Home  »  Volume XI: English THE PERIOD OF THE FRENCH REVOLUTION  »  § 16. Thomas Day’s Sandford and Merton

The Cambridge History of English and American Literature in 18 Volumes (1907–21).
Volume XI. The Period of the French Revolution.

XVI. Children’s Books

§ 16. Thomas Day’s Sandford and Merton

The tales were written chiefly to illustrate and work out Maria Edgeworth’s father’s system of education, which, in turn, was an offshoot of Rousseau’s doctrine. So, also, was Sandford and Merton, in which the eccentric personality of Thomas Day found a restrained expression. It is a work now in manner and form quite obsolete, and its lack of humour, often parodied, will probably prevent its ever being seriously considered again by appraisers of children’s books. But, if the character of Mr. Barlow can be got over, the story—or its string of stories—is full of interest. It has a good deal of social criticism implicit in many of its details. And the episode in which Harry Sandford is called a blackguard, and fights, touches an unusual stratum of human nature for the moral tale. Day also wrote The History of Little Jack (1790).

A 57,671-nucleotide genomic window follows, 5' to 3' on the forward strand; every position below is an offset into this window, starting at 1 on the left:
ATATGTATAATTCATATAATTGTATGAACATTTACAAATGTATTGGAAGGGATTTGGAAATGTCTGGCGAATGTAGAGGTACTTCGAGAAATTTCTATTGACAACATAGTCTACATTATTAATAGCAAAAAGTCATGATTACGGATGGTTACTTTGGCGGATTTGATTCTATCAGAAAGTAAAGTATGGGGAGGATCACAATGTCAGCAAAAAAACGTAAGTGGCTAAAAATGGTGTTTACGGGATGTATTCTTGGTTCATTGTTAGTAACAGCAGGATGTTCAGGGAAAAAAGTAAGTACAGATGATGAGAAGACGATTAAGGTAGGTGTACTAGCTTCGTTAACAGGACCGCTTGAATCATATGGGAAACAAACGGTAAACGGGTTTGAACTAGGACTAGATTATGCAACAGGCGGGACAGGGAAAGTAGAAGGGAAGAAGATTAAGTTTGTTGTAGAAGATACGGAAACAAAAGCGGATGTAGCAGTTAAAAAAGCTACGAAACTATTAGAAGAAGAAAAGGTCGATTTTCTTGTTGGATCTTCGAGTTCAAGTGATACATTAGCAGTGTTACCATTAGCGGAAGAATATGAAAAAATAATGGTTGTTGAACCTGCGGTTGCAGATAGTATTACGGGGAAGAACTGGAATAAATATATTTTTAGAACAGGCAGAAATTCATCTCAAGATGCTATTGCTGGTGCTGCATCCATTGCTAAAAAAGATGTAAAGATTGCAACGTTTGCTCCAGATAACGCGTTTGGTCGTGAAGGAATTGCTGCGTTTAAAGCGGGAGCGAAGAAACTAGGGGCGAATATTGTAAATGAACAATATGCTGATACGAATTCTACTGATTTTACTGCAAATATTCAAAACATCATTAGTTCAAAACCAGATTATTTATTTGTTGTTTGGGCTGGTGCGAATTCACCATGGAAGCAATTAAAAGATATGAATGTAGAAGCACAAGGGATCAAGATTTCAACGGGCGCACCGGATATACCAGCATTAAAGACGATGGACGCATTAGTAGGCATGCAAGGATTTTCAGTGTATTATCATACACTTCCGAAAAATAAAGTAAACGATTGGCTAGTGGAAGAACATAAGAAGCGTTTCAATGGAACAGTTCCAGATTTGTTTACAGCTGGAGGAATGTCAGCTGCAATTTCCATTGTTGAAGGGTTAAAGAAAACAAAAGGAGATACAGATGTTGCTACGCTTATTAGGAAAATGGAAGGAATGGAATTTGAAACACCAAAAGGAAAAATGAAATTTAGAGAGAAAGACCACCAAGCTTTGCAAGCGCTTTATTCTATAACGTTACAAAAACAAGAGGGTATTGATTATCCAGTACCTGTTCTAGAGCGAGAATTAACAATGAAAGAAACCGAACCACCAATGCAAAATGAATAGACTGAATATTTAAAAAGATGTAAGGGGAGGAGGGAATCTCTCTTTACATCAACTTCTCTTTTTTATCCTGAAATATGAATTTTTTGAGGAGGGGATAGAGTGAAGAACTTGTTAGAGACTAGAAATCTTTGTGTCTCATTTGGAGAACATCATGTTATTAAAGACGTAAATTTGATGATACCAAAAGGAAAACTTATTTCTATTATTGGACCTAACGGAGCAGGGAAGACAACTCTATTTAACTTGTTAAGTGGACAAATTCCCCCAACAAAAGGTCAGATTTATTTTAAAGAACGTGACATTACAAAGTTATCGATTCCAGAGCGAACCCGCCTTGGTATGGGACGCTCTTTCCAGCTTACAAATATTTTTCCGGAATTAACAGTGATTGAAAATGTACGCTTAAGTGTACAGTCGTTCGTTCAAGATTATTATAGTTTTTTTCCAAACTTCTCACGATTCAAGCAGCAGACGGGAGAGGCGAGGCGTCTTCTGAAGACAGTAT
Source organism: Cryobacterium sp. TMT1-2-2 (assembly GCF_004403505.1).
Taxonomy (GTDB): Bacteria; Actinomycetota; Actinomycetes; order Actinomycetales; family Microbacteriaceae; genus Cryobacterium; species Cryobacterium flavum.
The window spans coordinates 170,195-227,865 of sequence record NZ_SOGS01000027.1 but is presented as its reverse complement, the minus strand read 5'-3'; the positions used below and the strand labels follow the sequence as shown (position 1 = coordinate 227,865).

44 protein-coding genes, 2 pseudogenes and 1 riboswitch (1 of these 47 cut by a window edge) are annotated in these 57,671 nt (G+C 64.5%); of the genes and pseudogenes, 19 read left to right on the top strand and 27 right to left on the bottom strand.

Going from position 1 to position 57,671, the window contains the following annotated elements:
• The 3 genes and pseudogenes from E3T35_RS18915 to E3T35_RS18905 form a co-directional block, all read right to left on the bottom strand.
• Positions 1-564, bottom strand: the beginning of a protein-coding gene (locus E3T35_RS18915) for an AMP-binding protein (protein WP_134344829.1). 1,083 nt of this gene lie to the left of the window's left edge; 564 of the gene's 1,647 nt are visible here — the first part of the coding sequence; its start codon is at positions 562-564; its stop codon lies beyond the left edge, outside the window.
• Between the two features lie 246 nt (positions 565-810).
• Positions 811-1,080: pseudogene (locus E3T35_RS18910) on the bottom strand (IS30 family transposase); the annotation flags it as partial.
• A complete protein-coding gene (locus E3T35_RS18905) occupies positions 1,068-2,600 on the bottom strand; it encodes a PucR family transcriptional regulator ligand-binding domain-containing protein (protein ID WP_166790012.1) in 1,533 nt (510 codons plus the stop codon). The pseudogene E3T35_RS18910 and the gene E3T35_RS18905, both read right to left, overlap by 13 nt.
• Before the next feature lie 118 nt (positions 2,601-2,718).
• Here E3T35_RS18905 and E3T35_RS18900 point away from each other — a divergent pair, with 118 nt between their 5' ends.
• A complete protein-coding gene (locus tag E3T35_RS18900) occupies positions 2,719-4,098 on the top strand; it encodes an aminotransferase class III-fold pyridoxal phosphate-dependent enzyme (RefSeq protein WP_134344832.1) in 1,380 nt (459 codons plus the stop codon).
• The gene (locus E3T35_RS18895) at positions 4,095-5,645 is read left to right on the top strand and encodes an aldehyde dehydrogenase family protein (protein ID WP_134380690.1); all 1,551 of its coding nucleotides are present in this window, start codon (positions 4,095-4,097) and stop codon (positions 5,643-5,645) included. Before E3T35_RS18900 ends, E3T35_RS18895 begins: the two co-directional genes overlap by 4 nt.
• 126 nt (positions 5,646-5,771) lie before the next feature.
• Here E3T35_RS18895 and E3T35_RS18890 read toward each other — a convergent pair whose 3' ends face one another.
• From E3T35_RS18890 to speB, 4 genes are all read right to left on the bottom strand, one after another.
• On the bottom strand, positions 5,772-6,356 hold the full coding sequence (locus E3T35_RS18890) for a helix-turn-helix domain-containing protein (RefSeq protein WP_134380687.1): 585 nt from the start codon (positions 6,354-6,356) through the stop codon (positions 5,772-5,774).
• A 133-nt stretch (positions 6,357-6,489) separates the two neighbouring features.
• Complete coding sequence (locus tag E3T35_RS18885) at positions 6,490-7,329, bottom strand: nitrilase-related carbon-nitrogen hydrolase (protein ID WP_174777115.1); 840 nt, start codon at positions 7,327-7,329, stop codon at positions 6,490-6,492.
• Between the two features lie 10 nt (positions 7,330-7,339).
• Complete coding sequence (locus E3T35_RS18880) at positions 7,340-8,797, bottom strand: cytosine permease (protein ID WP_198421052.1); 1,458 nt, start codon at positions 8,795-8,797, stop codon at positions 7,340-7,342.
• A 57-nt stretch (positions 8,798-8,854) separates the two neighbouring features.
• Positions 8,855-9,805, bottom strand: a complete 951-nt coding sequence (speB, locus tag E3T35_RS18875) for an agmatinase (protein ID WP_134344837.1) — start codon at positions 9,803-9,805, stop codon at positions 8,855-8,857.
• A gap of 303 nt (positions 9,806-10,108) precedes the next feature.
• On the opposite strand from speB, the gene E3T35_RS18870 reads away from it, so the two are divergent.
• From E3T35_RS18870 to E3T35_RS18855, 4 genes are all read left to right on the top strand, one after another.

French influence—as Mrs. Trimmer cried in alarmed accents—was rife in the nursery. As early as 1740, a Spectacle de la Nature had been translated successfully. Arnaud Berquin, “surnommé à juste titre l’Ami des Enfants,” published the work from which his “just title” comes—l’Ami des Enfans—in 1782 (translated in 1783). It was successful alike in France, in French in England and in English. He wrote, also, Le Petit Grandisson, a sentimental tale which was translated into English, and himself (by a pleasant irony) turned Mrs. Trimmer’s Familiar Introduction to the Knowledge of Nature into French. The very popular Looking Glass for the Mind was a compilation from his works. By him stands another Rousseauist, Mme. de Genlis; her treatise on education, Adèle et Théodore (1782), was translated (1783) and her Tales of the Castle (1784) were very popular in an English version (1785). Miss Edgeworth, Barbauld and Aikin, and others were given a French dress, and many of the quaker tales of Mary Elliott (afterwards Mrs. Belson) were produced in both tongues simultaneously. There was clearly, in spite of the revolution, much commerce of juvenile ideals.